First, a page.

Le Bistrot is a Girona classic that has managed to keep its iconic status since it opened back in the late '70s. The restaurant, which is located on the stairs leading up to the Barri Vell campus of Girona University, is infused with a French ambience that will remind you of authentic Parisian brasseries. It was one of the first places to introduce crêpes to the city, and they still make a range of different pancakes, some of which have a local touch, such as the one of 'brandada de bacallà' (cod brandade).
Els Pescadors was an old tavern in the port of Llançà until, some 30 years ago, the Fernández-Punset family transformed it into a creative seafood restaurant. They create 'mar i muntanya' (surf and turf) combinations in line with what's in season. To update the traditional seafood dishes everyone here's been brought up with, Lluís, the chef, brings to bear everything he's learnt from various haute cuisine restaurants around Catalonia, such as Girona's El Celler de Can Roca, and further afield. His dishes include rice with crab, lobster stew, sea cucumbers with cod tripe and black sausage, and king prawns au gratin with confit of wild mushrooms.
There's a lot of reasons to head to Els Jardins de la Mercè: the food (good and well presented), having a few drinks in the spectacular garden that gives it its reputation, enjoy cultural activities... Els Jardins de la Mercè is much more than a restaurant. It's a gastronomic and cultural space where you can see live concerts, poetry recitals, art exhibitions, and even secret markets.
Passatges is the name of the memorial that sculptor Dani Karavan erected in Portbou in homage to German philosopher Walter Benjamin. According to the chef, Sergi Gubert, the monument can also be used to reflect the restaurant's cuisine: if you go down its stairs, you'll see the sea, and if you go up, the sky. Moving to the elongated space of the venue, from the dining-room you can see the sea, a way to remember the essence of seafood cooking but, at the end, in the kitchen, is a laboratory where imagination rules along with a desire to create new things. It's cuisine that takes risks.
Art and gastronomy go hand-in-hand at La Penyora. It's a project by Lluís Llamas, who, for many years, has been hosting exhibitions in his restaurant-art gallery. 'We're bohemians,' he says. Yes, they're bohemians, and they attract bohemians - La Penyora is a restaurant regularly frequented by artists. The walls, full of drawings and paintings, are proof of that. In the kitchen, fresh ingredients - Lluís goes to the market each day - are used to prepare a range of dishes with a Catalan base but featuring French and south-east Asian influences.
Don't wait for people to tell you about it: you need to experience the charms of La Devesa de Tor for yourself. Visit the small Empordà village of Tor and immerse yourself in this restored 16th-century 'masia' (Catalan country house). The atmosphere will take you to a limitless place and time, exotic and sensual, from where you won't want to return. Go into any of the rooms, each with their own suggestive name (the Cove, the Intimate, the Clandestine, the Sky...), and if you're in good company, prepare for a romantic evening with chill-out music and candlelight.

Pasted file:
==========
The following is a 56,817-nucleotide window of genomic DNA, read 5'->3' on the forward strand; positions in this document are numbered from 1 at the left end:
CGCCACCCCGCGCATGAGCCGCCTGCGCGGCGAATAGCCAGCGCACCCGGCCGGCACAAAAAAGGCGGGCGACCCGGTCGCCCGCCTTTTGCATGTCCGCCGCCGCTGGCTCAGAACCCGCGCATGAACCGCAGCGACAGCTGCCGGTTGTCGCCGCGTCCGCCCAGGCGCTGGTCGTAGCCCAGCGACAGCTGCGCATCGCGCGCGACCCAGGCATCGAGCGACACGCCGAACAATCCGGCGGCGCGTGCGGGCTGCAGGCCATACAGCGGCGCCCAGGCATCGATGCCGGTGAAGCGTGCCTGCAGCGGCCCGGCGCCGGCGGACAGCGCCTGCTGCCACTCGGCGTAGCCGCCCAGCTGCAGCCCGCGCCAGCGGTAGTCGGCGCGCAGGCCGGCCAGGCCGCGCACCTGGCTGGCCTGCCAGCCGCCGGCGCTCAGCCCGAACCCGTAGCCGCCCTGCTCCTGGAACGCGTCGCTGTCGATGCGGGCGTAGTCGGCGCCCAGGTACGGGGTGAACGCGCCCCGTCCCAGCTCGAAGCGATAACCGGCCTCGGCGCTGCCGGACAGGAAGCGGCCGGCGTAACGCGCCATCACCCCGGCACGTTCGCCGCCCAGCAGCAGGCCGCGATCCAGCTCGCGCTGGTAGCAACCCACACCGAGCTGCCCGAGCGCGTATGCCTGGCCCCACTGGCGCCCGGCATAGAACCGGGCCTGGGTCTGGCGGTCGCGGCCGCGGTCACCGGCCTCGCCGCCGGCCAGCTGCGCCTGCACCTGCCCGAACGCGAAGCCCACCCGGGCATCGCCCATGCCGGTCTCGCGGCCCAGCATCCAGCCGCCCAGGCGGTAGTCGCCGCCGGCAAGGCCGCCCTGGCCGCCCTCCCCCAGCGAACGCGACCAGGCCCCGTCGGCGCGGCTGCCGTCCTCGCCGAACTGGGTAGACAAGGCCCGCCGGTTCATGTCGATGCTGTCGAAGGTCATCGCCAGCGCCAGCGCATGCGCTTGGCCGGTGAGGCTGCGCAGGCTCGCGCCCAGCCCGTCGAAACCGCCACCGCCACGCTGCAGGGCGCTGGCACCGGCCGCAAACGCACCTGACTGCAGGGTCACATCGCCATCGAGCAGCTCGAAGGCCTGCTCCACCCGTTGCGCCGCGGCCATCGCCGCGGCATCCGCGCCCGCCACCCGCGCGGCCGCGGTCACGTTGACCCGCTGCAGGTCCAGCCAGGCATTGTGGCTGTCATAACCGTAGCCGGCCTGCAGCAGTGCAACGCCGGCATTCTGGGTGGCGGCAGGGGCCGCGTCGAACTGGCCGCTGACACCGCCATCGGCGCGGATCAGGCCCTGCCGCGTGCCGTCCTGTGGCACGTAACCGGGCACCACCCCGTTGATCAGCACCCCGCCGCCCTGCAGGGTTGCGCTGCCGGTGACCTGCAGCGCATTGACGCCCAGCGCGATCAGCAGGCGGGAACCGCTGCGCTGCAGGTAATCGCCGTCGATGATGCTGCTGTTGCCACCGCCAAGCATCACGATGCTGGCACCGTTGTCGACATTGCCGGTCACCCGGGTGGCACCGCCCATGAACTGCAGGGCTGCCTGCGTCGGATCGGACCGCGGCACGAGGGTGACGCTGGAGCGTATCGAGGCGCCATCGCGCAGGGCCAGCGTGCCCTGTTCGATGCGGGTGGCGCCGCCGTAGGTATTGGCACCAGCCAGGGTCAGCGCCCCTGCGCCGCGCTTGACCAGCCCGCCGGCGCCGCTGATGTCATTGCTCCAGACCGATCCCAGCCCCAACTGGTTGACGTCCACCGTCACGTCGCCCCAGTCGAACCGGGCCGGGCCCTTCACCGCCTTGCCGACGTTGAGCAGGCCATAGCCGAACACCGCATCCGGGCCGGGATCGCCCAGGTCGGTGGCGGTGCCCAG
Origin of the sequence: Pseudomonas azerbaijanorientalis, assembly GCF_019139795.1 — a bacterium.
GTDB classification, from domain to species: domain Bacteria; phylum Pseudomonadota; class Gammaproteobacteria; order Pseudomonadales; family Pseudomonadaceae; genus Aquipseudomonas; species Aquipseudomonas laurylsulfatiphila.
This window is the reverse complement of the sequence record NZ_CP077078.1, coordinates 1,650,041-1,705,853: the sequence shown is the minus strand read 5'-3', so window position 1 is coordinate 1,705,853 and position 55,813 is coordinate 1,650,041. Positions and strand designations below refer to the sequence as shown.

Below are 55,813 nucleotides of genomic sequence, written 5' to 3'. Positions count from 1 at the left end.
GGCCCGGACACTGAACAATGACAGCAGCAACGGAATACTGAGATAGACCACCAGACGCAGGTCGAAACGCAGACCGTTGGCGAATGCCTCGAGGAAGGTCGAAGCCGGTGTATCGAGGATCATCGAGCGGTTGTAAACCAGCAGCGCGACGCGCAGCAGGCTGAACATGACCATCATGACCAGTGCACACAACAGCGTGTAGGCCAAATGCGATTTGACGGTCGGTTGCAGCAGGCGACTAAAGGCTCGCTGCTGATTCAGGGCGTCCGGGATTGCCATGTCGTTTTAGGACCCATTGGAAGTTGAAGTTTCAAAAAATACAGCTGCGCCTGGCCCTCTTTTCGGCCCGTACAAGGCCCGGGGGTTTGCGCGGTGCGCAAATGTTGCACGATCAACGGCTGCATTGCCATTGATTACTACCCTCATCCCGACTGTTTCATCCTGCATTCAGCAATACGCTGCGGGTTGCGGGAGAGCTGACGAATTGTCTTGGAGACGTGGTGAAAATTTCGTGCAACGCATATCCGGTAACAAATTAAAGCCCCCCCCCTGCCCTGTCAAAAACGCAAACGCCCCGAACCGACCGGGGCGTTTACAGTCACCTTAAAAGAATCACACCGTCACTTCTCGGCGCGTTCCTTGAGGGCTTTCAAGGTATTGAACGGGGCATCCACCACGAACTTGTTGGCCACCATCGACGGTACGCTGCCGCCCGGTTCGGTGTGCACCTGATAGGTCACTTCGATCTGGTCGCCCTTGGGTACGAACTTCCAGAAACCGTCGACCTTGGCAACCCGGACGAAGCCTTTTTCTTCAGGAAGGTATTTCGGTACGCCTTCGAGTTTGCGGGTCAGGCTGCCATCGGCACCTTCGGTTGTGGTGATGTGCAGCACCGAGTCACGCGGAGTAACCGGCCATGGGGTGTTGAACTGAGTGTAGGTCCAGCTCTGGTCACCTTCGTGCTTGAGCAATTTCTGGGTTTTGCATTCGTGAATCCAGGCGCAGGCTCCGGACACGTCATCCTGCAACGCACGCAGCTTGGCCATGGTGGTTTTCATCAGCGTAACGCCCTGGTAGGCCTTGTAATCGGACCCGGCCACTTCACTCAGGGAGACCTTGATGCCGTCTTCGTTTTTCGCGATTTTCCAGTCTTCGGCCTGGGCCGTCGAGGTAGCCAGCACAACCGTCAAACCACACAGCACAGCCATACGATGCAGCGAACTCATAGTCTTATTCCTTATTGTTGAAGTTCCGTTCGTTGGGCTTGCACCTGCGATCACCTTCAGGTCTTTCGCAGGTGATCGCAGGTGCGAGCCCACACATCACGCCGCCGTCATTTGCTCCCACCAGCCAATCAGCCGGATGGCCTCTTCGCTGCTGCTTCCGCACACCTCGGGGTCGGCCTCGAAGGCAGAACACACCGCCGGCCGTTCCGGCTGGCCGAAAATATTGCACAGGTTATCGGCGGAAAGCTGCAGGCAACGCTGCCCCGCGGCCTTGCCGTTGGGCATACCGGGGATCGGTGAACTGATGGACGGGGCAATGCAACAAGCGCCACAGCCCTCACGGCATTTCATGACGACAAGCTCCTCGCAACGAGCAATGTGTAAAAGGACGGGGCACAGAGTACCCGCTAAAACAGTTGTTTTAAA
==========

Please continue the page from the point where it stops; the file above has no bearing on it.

Catalan painter and writer Santiago Rusiñol said of Sant Feliu de Guíxols, a town that was booming at the end of the 19th century thanks to the cork industry but otherwise terribly boring, that it was a 'a golden cage full of owls'. Whether or not the phrase holds any truth, it has become part of the colloquial language of residents, and this fantastic summer 'xiringuito' has taken it for its name. From Easter onwards, it opens at the weekends to make the most of the increasing daytime hours, but during the summer season you can start with breakfast there and go right through to the last drink of the night.
Looking for seclusion? An idyllic place of peace? Head for Garbet. This 'xiringuito', found at the centre of the tranquil beach of the same name, is almost 70 years old and has now been converted into a restaurant. It encompasses simplicity, a landscape that will stun you and, above all, excellent cooking based on top ingredients and traditional recipes. You can either sit in the small dining-room or (which would be our recommendation) choose one of the terraces in front of the sea. What's more, they have a boat-taxi service: if you're arriving at the bay, give them a call and they'll pick you up and take you to the restaurant.
Large sharing plates - that's the basic philosopy at Draps, and they achieve it with cooking that is modern, creative and Mediterranean, all at the same time. Such dishes include a large cannello of fish, cubes of cod confit with shellfish sauce, sweet and sour magret of duck, and sea bass with herb mayonnaise, which is made using a Sephardic recipe. In fact, they have a full kosher set menu that pays homage to the restaurant's location in the heart of Girona's historic Jewish quarter (Call Jueu), and also includes kosher wine from Montsant.
This is one of the few restaurants in Palamós that remains unchanged from its origins as a classic fishermen's tavern in the centre of town. It opened in 1936, started by Maria, the late great-grandmother of the current generation of owners. The cooking is also inherited from her: 100-percent seafood, 100-percent simple. All the fish comes from the local market, and your best bet is to let them advise you about whatever fresh products they have. Obviously the star dish is grilled Palamós prawns, but you should also try the fish stew, rice casserole and European flying squid with onion.